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The following is presented as part of The Columbian’s Opinion content, which offers a point of view in order to provoke thought and debate of civic issues. Opinions represent the viewpoint of the author. Unsigned editorials represent the consensus opinion of The Columbian’s editorial board, which operates independently of the news department.
News / Opinion / Editorials

In Our View: Once again, it’s time to talk about fireworks

The Columbian
Published: June 13, 2024, 6:03am

Clark County’s fireworks season lasts, at most, a few days. But the fireworks debate season lasts much longer.

With a couple of weeks to go until the stands are open, the Camas City Council has already kicked off the debate season. According to our sister paper, the Camas-Washougal Post-Record, city councilors once again revisited the city’s fireworks laws and whether they should be further restricted.

There are many arguments for and against fireworks laws. Fireworks fans talk about patriotism, tradition and fun, citing founding father John Adams, who declared Independence Day should be celebrated with “…Illuminations from one End of this Continent to the other from this Time forward forever more.”

Those who hate fireworks talk about how they affect pets and people sensitive to noise, including military veterans who suffer post-traumatic stress disorder. They discuss injuries, and talk about how fireworks cause fires, most notably the 2017 Eagle Creek fire that burned 50,000 acres in the heart of the scenic Columbia River Gorge.

None of these arguments are new, and none of them seem persuasive, at least not in Camas. “We simply don’t agree on this issue,” Councilor Marilyn Boerke said at the June 3 city council meeting. “I don’t see any outcome that will be positive. Even when we vote, the issue won’t die.”

Boerke is correct. People largely have their minds made up. So why do we keep debating it? There are two major reasons.

The first reason the issue won’t die is the patchwork nature of local fireworks laws. According to Clark County, there are 10 different jurisdictions with 10 different rules about sales and use of personal fireworks.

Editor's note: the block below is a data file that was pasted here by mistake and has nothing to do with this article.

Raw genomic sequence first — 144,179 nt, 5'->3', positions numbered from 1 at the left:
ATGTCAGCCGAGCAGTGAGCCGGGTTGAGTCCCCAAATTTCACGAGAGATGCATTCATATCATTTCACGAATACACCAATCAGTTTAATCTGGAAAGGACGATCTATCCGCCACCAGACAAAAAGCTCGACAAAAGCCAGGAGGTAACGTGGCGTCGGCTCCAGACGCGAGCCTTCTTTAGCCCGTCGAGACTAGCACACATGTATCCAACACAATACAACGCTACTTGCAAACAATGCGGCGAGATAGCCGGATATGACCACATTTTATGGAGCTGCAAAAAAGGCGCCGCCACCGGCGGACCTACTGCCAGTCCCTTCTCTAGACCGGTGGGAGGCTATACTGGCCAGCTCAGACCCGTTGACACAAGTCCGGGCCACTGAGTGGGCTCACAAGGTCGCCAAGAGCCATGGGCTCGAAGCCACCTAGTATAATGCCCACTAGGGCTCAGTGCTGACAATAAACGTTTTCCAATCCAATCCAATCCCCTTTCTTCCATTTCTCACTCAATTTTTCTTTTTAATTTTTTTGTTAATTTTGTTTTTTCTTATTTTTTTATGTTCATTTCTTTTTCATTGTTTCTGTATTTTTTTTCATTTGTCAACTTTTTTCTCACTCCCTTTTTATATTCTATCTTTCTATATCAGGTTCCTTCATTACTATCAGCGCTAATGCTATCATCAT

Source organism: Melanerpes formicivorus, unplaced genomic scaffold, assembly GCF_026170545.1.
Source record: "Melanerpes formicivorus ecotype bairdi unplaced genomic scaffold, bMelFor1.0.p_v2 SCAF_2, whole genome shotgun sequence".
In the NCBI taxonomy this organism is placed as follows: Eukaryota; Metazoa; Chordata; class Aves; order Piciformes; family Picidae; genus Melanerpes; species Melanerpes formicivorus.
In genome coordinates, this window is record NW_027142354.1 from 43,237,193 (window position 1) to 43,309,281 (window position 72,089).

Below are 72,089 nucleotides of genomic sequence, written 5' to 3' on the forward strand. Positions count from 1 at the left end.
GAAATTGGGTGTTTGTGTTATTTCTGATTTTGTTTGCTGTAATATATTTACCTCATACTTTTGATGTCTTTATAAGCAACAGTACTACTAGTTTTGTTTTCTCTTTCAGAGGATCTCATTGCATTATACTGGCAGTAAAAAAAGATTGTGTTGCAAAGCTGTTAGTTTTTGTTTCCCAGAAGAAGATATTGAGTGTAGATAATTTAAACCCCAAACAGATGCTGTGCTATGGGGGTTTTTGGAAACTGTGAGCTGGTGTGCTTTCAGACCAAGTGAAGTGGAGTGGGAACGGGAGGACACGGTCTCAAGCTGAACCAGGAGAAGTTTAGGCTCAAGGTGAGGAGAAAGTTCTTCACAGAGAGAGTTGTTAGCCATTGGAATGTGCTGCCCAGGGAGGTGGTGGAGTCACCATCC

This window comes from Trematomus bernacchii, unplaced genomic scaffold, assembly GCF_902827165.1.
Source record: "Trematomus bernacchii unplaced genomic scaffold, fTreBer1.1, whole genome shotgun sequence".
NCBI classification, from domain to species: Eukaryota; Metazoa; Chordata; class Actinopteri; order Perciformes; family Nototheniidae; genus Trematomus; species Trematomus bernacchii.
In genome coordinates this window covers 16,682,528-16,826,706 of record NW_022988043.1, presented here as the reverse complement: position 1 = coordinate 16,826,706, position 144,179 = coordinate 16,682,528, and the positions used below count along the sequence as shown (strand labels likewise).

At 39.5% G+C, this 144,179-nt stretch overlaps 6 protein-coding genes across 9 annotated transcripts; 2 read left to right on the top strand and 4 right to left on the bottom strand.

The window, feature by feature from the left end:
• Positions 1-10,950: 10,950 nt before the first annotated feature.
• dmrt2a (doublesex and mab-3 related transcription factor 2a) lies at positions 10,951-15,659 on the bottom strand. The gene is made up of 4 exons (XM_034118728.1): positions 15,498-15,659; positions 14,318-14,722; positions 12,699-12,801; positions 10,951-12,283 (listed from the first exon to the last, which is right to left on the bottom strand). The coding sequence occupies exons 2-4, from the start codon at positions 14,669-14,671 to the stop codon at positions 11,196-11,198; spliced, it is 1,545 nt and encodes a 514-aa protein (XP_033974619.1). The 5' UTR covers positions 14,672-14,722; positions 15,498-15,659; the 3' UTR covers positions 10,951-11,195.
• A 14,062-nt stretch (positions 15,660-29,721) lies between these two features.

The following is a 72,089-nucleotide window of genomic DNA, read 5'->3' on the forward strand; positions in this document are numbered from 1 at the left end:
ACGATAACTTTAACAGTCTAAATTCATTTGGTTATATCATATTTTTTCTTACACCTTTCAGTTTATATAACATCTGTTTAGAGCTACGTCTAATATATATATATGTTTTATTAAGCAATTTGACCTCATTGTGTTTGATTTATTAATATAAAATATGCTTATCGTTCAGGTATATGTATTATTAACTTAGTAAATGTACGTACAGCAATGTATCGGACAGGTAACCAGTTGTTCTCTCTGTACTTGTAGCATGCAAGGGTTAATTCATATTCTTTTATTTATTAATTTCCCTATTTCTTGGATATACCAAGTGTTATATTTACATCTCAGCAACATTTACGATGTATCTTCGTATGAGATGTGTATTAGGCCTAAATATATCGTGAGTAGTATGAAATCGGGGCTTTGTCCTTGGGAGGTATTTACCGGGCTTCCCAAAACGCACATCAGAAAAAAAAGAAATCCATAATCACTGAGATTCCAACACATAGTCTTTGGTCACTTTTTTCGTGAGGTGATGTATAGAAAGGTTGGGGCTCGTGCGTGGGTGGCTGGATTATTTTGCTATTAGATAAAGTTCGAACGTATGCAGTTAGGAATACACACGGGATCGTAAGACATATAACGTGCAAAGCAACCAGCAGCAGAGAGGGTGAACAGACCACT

In Hazel Dell, for example, fireworks sales are legal and they can be discharged from 9 a.m. to midnight on July 4, and on New Year’s Eve. In La Center, you can’t fire them off on Dec. 31, but July 3 is permissible. Washougal allows only use of “safe and sane” fireworks that don’t leave the ground, but Camas doesn’t make that restriction. Vancouver bans all fireworks sales and use, but it’s hard for most people, even if they want to obey the law, to tell where the city limits begin and end.

And, of course, you can raise a hullaballoo in Yacolt practically anytime from June 29 to July 5, and again on New Year’s Eve.

Lack of effective enforcement also fuels the unhappiness over fireworks. Last year, Clark Regional Emergency Services Agency recruited and trained volunteers to take fireworks complaint calls so as not to overwhelm 911 operators. The volunteers logged almost 1,500 complaints. But Vancouver officials were able to issue only 32 citations. Clearly there is a “I won’t get caught” attitude on the part of too many people when it comes to following fireworks regulations.

Finally, money is a contributing reason. Consumer fireworks were a $2.2 billion business in the U.S. last year, according to the trade group American Pyrotechnics Association, with sales growing threefold in just the last 10 years. Although data isn’t readily available, Clark County fireworks sales likely total multimillions of dollars. Besides our local demand, Portland bans fireworks sale and use, but due to the lack of enforcement, those who want a show bring their money to Clark County.

In other words, we can argue about fireworks laws and restrictions all we want. But few are going to be convinced to change their minds. Meanwhile, the system is set up to keep this debate running, without possibility of consensus, indefinitely.